In October 2021 we received an interesting request for help from a German engineering company. The company, providing electrical and automation engineering services for various industrial cases was having an issue with one of their customers: They had been contracted at some point to engineer the building automation system of a mid-sized site. They built the system based on the so-called KNX technology, which is a building automation standard that is very common throughout Europe. KNX is a very powerful standard, as it allows to engineer and manage everything from small to very large building sites.
Control system devices which are publicly accessible on the internet have been a known problem that security experts were pointing for a decade already. What made this attack campaign interesting was that it was executed, using unique, control system-technology specific aspects.
It was not as sophisticated and damaging as the attack campaigns with Stuxnet, Industroyer or Trisis, which were conducted much more comprehensively. Quite contrary the attackers just needed to understand specifics of KNX technology and how specific features could be abused. One specific function was very important among others for the attack: In KNX, it is possible to set a so-called bus coupling unit (BCU) key, which was designed as a protective function into the standard, to prevent unwanted changes to the devices.
When a BCU Key is set, all the KNX devices in the engineered project that support this feature, will be locked during the engineering process using a password (8 characters or 4 Bytes long). Once enabled, devices protected with a BCU key therefore cannot be changed afterwards unless the password is known. Although different implementations exists, most devices will not allow a reset of the password, even with physical access to the device.
The attackers understood obviously how to abuse specific functions of KNX, as after gaining access, they firstly unloaded the devices and then set the BCU key on those devices. This is the equivalent of first purging the hard disk of a computer and then setting a password on the hard disk. The computer can be switched on, but it’s not doing anything useful anymore as it has lost its operating system and applications. And without that password, no operating system or application may be installed on the hard disk anymore, leaving the computer “dumb”.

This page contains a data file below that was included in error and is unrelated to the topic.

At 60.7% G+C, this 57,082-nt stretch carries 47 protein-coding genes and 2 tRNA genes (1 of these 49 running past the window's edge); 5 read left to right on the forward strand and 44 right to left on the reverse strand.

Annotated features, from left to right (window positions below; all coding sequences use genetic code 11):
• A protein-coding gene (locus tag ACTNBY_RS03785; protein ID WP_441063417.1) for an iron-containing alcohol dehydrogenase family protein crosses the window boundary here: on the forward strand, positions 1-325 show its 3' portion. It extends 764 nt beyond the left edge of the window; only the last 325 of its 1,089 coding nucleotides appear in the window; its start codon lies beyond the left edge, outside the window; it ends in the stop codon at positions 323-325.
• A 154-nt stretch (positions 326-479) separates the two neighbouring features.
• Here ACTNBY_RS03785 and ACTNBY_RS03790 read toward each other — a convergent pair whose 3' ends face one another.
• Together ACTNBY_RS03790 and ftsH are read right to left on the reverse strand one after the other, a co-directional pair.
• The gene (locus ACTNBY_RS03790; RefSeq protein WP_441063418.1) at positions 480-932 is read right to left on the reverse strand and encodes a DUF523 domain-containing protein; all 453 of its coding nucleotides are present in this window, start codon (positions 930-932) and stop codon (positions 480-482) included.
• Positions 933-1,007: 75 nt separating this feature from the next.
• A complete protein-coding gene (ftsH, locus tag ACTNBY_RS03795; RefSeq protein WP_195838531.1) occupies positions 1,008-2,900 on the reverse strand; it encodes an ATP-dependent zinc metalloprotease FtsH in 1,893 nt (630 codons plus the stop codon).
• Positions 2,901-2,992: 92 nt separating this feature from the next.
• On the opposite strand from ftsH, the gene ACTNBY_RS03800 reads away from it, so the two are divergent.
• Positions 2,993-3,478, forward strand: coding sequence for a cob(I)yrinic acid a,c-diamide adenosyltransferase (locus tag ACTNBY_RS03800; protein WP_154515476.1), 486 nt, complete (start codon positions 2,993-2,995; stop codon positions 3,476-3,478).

Hundreds of control devices compromised
The real-world result of this attack was that hundreds of building automation control devices were not working anymore. Consequently, what had been a smart building before, had lost its smartness completely, as its brains and nervous system was missing. But also simple devices and processes were not accessible anymore including light switches and shutter control. The engineer claimed that as a last resort they had been operating the entire building on manual mode, some components getting rewired to be operated via circuit breaker or other means of centralised, manual control.
The engineering company started looking for help externally, finding ways of regaining access and control to their building control system. They initially reached out to the most logical party in the industrial supply chain: The device vendors. Multiple building automation vendors were contacted, asking them for help or a way to reset the password to regain access.
All vendors unfortunately claimed that no reset was possible, and all devices were considered to be bricked. The suggestion was the equipment should be completely ripped and replaced. This would have cost over hundred thousand euros considering hardware, installation and verification costs. Therefore, the engineers were looking for other, less costly options of recovery.